NASHVILLE – As a live performer, Carrie Underwood has nothing to prove.
However, as she told The Tennessean ahead of her Saturday night headlining set at CMA Fest, she feels a duty to uphold the “hustling” legacies of top-tier country icons like Barbara Mandrell and Dolly Parton. Thus, she slung an electric guitar over her left shoulder, wore enough bejeweled red and black stagewear to be seen in Nissan Stadium’s nosebleed seats, and rocked out with a defiant version of her 2016 single “Church Bells.”
Of late, Underwood has become a touring juggernaut: Las Vegas to Stagecoach Festival to Nashville’s Bell Tower to perform her new album, “Denim & Rhinestones.”
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However, she showed neither exhaustion nor disengagement from her material. On the contrary, the excitement of the job – being radio-ready country music’s most instantaneously recognizable female name – felt like her call to arms to slay a live crowd already blown away by Luke Combs’ phenomenal set just 90 minutes before.
From “Denim & Rhinestones,” she performed the banjo-aided power-pop lead single “Ghost Story.” The song has just enough country blended with pop to highlight her desire to make music that is more broadly genre non-specific. However, she keeps country music’s traditions at the core.
Her 2005-era track “Wasted” featured Underwood’s work as an inspirational Christian rocker blasting to the forefront. Yes, the more traditional “My Savior” reflects where her current interests lie in that realm, but her fiddle-backed torch-song exhortations left Nissan Stadium enraptured.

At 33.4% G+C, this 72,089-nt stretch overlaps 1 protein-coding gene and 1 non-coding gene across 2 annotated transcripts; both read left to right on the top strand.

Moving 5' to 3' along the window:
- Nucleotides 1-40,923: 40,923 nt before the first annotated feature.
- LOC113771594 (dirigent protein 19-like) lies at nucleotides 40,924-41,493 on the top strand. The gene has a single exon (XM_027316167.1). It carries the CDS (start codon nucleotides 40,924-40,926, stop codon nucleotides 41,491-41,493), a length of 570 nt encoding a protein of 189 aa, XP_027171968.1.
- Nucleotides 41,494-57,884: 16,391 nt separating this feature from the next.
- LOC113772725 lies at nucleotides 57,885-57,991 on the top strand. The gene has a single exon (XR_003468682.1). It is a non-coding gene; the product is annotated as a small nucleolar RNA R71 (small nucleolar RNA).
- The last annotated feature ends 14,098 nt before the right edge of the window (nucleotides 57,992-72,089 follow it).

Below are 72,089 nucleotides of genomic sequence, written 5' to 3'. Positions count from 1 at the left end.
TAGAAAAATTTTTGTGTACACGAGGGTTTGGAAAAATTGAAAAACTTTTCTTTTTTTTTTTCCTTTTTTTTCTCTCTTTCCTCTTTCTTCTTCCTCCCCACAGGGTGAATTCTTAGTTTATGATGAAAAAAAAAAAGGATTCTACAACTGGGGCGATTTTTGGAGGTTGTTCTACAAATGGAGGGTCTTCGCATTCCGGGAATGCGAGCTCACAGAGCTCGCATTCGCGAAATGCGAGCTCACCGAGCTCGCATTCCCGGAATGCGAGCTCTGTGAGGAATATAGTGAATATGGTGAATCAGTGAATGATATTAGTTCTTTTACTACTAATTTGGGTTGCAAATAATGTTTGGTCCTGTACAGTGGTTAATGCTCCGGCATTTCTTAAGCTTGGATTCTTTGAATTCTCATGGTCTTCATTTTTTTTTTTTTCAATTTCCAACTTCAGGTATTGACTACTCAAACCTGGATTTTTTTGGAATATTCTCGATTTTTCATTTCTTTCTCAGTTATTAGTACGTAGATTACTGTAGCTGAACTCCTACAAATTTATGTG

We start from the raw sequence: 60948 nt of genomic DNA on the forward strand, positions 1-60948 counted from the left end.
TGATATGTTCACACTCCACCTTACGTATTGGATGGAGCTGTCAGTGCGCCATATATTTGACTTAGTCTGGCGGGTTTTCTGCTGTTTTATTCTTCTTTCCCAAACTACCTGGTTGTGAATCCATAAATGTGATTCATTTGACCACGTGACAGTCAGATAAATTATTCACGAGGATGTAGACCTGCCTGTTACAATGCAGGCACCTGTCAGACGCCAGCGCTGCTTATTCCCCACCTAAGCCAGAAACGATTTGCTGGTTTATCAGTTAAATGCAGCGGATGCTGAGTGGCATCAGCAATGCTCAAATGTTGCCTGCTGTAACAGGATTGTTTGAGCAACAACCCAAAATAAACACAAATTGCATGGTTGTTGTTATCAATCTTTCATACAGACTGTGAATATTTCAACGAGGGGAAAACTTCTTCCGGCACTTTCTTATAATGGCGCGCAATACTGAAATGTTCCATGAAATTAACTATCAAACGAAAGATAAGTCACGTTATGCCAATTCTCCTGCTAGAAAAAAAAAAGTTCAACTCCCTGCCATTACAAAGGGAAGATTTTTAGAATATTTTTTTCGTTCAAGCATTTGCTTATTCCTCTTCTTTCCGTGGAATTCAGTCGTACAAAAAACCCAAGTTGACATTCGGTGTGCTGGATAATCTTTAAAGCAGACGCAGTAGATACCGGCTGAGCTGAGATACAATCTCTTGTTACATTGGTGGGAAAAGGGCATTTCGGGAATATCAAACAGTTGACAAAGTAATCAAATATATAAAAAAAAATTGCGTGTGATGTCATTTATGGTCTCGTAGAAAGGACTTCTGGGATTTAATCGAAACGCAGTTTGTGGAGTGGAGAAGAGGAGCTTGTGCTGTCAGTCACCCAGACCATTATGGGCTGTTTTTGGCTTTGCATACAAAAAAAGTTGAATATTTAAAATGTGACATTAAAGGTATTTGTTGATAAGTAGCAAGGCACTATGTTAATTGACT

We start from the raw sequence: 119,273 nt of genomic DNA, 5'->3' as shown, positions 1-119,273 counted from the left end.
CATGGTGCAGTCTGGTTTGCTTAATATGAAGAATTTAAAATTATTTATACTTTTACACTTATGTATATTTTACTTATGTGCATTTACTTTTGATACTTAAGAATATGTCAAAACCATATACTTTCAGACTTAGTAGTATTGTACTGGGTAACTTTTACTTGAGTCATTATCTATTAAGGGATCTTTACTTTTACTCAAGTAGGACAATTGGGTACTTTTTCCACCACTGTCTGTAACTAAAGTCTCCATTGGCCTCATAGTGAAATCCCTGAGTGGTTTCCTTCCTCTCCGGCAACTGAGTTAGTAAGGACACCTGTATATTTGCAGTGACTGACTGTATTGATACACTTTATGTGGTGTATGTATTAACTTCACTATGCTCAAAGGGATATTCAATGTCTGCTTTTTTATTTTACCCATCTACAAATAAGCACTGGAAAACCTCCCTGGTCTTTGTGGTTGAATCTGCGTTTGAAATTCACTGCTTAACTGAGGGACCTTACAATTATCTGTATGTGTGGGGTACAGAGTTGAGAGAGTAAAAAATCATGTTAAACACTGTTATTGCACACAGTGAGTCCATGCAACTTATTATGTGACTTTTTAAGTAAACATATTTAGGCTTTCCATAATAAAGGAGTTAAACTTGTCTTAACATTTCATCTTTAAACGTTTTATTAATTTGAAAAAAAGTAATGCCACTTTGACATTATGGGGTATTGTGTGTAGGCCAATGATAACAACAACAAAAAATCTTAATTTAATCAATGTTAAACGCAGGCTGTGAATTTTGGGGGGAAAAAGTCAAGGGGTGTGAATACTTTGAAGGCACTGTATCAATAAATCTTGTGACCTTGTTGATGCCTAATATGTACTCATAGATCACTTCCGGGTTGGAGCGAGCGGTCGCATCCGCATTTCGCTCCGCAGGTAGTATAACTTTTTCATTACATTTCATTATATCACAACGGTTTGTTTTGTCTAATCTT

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Following that performance with “Jesus, Take the Wheel,” another religious pop number from the same era of her career, and a stentorian take on the gospel hymn “How Great Thou Art” cemented her excellence in country-adjacent territory.
The jazzy, ’80s R&B radio synth-pop that underpins her latest album’s title track opens a new lane for her career that should prove creatively fruitful. It received the least overwhelming response of the evening, but aligns well with sonic and cultural shifts in the genre.
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Underwood’s soul-pop skills were highlighted via her 2007 single “Last Night,” a track where she sings, “Last night, I did things I’m not proud of and I got a little crazy / Last night, I met a guy on the dance floor and I let him call me ‘baby.’ ”
Masterfully, it set up the set’s expected closer, her smash hit debut single, 2005’s “Before He Cheats.” If there’s a 21st century American Songbook, Underwood promising to commit felonies against a cheating lover is likely on the first page.
Hearing an entire venue sing the song cemented the song’s – and her – undeniable excellence.
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